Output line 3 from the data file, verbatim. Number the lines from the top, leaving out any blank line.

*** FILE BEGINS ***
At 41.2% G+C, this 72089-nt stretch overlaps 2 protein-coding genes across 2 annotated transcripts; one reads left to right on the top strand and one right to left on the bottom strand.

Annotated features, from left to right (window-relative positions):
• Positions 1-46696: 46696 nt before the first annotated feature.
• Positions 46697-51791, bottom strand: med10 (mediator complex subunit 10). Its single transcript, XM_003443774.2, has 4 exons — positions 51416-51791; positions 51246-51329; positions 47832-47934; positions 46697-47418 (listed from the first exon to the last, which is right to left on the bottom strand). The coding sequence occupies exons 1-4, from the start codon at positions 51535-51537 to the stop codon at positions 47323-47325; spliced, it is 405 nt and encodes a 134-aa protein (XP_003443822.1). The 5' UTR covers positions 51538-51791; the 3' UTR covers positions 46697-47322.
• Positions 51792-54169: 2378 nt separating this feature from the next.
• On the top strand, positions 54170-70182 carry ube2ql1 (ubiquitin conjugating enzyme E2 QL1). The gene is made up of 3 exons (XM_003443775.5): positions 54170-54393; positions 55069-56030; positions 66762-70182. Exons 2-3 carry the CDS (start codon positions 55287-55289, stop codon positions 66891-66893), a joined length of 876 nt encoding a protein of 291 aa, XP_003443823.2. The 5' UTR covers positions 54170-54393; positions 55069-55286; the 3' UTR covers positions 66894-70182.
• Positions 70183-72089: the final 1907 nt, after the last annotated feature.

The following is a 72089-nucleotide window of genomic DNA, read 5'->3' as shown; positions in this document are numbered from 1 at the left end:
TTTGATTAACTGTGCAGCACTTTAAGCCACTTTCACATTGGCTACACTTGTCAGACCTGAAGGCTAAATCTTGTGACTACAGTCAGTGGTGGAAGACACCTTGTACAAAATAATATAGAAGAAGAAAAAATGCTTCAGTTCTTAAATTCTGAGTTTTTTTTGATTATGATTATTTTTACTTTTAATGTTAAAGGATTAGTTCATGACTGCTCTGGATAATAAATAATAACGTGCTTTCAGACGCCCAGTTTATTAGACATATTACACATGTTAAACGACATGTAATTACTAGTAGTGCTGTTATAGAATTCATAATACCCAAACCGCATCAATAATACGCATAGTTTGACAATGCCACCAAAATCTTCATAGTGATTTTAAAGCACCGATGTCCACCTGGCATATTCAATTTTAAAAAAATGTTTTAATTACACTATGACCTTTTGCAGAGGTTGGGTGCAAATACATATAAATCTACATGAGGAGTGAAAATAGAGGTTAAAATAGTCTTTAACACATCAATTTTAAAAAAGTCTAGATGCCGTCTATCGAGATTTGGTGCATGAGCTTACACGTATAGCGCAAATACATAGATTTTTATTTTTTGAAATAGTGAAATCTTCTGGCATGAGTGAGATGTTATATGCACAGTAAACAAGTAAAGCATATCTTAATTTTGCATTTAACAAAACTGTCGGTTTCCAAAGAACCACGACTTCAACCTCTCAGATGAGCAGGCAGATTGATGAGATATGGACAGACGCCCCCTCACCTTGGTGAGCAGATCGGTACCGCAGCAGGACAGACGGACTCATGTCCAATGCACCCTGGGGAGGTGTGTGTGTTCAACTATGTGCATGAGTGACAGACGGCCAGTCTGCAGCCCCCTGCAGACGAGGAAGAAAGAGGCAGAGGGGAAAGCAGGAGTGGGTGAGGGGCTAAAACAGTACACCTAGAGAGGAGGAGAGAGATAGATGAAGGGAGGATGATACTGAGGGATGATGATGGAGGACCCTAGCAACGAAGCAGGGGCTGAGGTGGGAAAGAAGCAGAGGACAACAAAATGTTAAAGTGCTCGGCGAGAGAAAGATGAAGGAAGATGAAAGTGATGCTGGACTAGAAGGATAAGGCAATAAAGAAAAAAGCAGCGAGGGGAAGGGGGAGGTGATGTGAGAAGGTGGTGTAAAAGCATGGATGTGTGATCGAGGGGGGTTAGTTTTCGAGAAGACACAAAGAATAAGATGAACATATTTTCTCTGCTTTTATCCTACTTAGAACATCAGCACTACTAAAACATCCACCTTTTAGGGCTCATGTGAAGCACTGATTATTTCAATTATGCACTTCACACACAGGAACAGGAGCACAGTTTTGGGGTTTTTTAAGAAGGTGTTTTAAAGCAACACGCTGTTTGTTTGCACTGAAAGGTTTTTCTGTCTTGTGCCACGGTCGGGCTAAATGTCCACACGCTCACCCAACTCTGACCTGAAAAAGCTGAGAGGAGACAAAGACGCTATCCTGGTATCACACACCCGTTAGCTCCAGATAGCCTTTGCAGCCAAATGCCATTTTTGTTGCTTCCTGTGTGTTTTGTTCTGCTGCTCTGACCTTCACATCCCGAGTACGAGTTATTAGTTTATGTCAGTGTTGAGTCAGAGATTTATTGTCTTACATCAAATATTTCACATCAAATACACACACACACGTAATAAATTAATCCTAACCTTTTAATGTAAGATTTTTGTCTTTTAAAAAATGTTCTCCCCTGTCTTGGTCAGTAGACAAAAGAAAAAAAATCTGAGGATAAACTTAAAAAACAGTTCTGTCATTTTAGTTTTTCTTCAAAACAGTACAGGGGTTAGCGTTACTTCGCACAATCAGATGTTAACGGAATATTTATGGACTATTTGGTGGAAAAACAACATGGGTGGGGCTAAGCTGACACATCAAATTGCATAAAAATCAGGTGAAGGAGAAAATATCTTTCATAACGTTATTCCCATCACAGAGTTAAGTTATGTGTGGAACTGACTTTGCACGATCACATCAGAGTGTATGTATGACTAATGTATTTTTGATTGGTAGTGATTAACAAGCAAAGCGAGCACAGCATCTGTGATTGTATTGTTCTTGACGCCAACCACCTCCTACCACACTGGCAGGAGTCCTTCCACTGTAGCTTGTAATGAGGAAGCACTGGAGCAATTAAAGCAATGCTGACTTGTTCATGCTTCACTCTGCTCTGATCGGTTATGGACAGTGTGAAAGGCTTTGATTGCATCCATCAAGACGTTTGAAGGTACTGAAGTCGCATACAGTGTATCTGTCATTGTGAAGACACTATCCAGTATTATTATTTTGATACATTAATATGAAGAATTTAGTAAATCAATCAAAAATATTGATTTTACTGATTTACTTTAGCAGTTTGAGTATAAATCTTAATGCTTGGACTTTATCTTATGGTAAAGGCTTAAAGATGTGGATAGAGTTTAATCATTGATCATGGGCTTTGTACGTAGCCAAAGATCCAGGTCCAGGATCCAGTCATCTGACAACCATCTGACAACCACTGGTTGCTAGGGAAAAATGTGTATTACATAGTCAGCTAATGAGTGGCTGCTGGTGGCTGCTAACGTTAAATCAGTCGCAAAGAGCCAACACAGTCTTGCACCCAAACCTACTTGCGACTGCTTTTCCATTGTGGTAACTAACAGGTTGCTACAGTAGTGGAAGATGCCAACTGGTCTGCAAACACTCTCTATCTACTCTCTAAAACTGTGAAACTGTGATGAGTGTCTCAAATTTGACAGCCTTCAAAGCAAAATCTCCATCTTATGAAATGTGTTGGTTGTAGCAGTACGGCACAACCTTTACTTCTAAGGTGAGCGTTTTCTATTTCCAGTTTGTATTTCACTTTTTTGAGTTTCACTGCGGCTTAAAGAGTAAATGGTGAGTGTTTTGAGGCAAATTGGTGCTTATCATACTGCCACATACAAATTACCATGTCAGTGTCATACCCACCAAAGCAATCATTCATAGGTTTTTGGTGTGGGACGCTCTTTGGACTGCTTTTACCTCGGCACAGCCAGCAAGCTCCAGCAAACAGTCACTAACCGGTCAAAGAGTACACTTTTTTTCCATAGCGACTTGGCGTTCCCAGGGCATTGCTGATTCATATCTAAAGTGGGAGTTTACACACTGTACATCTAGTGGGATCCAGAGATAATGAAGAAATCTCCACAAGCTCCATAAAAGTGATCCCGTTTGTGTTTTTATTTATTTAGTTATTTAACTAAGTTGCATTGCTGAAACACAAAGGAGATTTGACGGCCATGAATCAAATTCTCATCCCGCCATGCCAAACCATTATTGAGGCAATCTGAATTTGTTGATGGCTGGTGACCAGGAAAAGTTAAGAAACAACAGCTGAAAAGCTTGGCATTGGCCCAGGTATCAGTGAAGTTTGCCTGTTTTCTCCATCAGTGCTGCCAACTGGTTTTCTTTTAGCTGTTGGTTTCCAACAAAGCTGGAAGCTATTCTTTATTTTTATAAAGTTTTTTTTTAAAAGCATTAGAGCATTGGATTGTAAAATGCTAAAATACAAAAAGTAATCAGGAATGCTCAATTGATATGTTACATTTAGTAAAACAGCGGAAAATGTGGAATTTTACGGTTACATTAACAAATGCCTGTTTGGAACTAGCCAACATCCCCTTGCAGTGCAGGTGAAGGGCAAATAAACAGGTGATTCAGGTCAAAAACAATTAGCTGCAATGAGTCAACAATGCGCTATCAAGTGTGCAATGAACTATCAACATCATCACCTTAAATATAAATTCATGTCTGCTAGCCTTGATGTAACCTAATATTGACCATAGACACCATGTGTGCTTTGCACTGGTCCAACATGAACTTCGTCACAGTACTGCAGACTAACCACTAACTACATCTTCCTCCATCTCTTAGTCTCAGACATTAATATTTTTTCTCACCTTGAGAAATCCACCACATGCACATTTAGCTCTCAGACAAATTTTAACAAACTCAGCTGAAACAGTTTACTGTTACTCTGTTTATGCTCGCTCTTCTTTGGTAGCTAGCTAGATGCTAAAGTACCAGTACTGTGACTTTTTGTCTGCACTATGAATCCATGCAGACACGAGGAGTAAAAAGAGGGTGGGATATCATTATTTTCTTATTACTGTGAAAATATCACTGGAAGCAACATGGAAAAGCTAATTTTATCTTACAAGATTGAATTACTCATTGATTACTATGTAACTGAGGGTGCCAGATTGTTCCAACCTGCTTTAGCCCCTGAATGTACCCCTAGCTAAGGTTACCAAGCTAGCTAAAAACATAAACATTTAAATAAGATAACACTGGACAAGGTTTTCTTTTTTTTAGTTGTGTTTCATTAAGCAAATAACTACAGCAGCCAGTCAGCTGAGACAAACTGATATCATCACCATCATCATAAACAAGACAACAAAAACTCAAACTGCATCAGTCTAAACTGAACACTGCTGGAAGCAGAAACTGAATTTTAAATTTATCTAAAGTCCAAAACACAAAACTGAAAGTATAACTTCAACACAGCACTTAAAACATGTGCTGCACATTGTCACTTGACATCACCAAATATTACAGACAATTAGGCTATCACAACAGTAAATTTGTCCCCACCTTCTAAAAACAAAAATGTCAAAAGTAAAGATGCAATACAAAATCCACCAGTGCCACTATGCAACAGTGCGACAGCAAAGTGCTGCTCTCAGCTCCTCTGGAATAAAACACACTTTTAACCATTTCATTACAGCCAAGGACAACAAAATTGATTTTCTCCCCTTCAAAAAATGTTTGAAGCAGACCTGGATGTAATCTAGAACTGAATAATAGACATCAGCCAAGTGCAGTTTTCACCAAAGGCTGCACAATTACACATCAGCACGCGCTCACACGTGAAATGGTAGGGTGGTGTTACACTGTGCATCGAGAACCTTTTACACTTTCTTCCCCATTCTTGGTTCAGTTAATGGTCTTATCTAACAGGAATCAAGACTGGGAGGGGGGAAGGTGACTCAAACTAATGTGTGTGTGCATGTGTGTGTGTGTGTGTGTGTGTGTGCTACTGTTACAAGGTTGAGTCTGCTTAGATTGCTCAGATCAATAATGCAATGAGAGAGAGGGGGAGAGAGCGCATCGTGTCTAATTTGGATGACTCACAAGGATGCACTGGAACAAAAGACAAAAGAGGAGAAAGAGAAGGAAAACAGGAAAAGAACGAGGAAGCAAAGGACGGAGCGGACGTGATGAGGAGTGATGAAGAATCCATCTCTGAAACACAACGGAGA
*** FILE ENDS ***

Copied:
• Positions 1-46696: 46696 nt before the first annotated feature.